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By K-O Haustein, Springer-Verlag, 2002, 446 pages, US $99, ISBN: 3540440313 (translated from the German original)
Tobacco or health?
Writing a single volume on the most researched topic in biomedical history is no small undertaking. Numerous volumes on specific disease consequences of smoking have been published by medical authors from around the world. But I know of no comprehensive review that does as thorough a job as this book. In 14 central chapters, the author thoroughly reviews the literature on a wide and growing list of subjects related to tobacco use and its consequences. Though the author is clearly aiming the book at clinicians and medically literate readers, the directness of the content with plentiful figures and tables helps to keep the sections in each chapter concise.
The author clearly has a pharmacological background and the text is sponsored by Pharmacia, makers of Nicorette. Though chapters 4, 10, and 11 reflect this emphasis, there is sufficient content in all areas with recent journal findings plentiful. A massive seventh chapter entitled “Other organ systems” is a unique mix covering everything from psychiatry to psoriasis. The book contains over 2400 references covering both tobacco’s role in disease and immediate preventive challenges: providing smoking cessation, addressing secondhand smoke, and predatory tobacco industry marketing.
Appealing features are the book’s thoroughness and forward research focus, with particularly strong chapters on the pharmacology of nicotine dependence and secondhand smoke. Because the book is so evidence oriented, it covers certain social aspects of tobacco control only very briefly. Summary points at the ends of each chapter are useful but often too prescriptive, providing little insight to the varied contextual factors which make the social dynamics of tobacco control issues so difficult.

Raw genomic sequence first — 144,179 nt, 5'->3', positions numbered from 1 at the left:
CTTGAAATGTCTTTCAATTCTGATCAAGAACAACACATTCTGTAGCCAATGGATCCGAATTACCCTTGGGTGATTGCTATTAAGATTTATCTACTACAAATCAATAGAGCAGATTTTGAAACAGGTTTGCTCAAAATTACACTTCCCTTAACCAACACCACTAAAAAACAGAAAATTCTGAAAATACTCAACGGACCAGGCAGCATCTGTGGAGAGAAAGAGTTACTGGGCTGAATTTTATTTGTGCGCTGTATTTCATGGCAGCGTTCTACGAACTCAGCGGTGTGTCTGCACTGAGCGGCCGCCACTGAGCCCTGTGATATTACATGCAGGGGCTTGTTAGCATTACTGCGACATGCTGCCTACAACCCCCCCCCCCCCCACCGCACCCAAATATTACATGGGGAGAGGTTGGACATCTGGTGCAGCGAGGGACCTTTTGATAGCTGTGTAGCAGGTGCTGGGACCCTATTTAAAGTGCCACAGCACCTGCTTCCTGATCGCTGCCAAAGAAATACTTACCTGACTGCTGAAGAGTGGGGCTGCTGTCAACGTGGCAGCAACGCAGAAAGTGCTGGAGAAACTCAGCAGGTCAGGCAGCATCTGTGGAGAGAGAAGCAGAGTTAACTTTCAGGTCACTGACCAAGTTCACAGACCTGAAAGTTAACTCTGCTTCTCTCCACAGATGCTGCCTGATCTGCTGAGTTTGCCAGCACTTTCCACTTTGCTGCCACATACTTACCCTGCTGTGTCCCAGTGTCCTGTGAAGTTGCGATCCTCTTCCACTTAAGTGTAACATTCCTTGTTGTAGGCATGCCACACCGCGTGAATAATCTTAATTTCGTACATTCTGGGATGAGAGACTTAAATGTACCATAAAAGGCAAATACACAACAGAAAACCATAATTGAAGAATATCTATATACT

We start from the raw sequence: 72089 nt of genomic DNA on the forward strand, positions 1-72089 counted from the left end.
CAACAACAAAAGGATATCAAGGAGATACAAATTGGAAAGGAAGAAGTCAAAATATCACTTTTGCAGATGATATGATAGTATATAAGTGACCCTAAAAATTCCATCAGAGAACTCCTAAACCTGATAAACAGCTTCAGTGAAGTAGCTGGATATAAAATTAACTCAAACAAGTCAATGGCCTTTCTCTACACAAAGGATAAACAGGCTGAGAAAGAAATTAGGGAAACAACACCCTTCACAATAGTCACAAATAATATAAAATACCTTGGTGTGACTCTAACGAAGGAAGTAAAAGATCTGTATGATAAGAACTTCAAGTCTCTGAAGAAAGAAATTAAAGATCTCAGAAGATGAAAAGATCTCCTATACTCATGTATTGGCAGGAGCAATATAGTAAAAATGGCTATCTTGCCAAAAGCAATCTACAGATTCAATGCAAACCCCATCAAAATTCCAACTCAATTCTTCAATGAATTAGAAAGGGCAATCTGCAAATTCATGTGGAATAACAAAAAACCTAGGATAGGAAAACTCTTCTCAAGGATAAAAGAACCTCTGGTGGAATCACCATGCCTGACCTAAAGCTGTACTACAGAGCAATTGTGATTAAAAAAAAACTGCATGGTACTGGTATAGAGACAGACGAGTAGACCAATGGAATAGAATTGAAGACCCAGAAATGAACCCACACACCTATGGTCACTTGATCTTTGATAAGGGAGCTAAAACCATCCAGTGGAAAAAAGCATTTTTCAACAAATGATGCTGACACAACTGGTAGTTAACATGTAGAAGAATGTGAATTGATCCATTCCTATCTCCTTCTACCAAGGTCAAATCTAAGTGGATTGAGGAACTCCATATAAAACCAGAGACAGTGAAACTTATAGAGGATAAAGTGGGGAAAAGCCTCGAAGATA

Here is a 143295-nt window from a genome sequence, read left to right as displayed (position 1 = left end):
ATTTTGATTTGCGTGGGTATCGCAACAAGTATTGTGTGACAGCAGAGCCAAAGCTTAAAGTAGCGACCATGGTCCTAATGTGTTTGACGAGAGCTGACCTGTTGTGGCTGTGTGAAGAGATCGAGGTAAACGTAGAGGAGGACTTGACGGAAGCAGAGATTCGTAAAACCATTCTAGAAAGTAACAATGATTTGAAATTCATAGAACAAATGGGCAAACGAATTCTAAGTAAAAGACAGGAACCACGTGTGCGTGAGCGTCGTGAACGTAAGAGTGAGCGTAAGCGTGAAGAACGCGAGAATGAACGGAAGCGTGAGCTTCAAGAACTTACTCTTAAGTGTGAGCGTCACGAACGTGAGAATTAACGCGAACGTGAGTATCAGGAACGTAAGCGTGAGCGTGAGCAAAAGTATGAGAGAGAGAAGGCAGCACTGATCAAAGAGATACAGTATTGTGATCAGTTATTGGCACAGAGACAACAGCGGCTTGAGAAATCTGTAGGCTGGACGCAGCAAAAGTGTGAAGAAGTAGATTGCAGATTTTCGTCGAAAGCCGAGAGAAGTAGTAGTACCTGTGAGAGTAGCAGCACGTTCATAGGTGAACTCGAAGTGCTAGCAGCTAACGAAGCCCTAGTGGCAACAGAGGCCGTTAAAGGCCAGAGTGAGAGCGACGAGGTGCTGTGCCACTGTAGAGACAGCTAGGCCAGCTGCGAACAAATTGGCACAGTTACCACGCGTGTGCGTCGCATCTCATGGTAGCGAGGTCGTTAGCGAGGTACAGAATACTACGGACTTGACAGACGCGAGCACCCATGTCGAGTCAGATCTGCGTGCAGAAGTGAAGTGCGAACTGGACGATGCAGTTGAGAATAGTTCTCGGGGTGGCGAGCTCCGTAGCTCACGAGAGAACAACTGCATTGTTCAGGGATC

I must admit, I even enjoyed the clear annoyance that the German author expresses in his last chapter towards European politicians, tobacco industry research funding, subsidisation of tobacco growing, tobacco constituent regulations, tobacco taxing policies, lack of tobacco advertising regulations, and the tobacco industry’s misinformation campaigns on the consequences of smoking. Others may find these comments too subjective. Nonetheless, the author does make his point; there is a lot of awakening necessary to speed the present slow pace of tobacco control measures in Europe.
Overall, I rate this book not only a useful introduction to various medical research findings, but an important challenge to physicians to address tobacco as a drug product. Thus far, research and the use and abuse of tobacco have been largely controlled by the tobacco industry. This is reminiscent of the early days of limited “patent” drug regulation in the USA by the Food and Drug Administration. While withholding biomedical findings from the public is one aspect of the fraud of the tobacco industry, product manipulation and misrepresentation alone would seem to warrant stronger regulation given the resulting toll documented here. This book makes it clear that the science of tobacco as a drug can no longer be left to the industry and stresses many emerging issues that scientists and physicians must soon address. The message is that health is the social option the world should no longer forgo and, as the evidence suggests, must act upon now.
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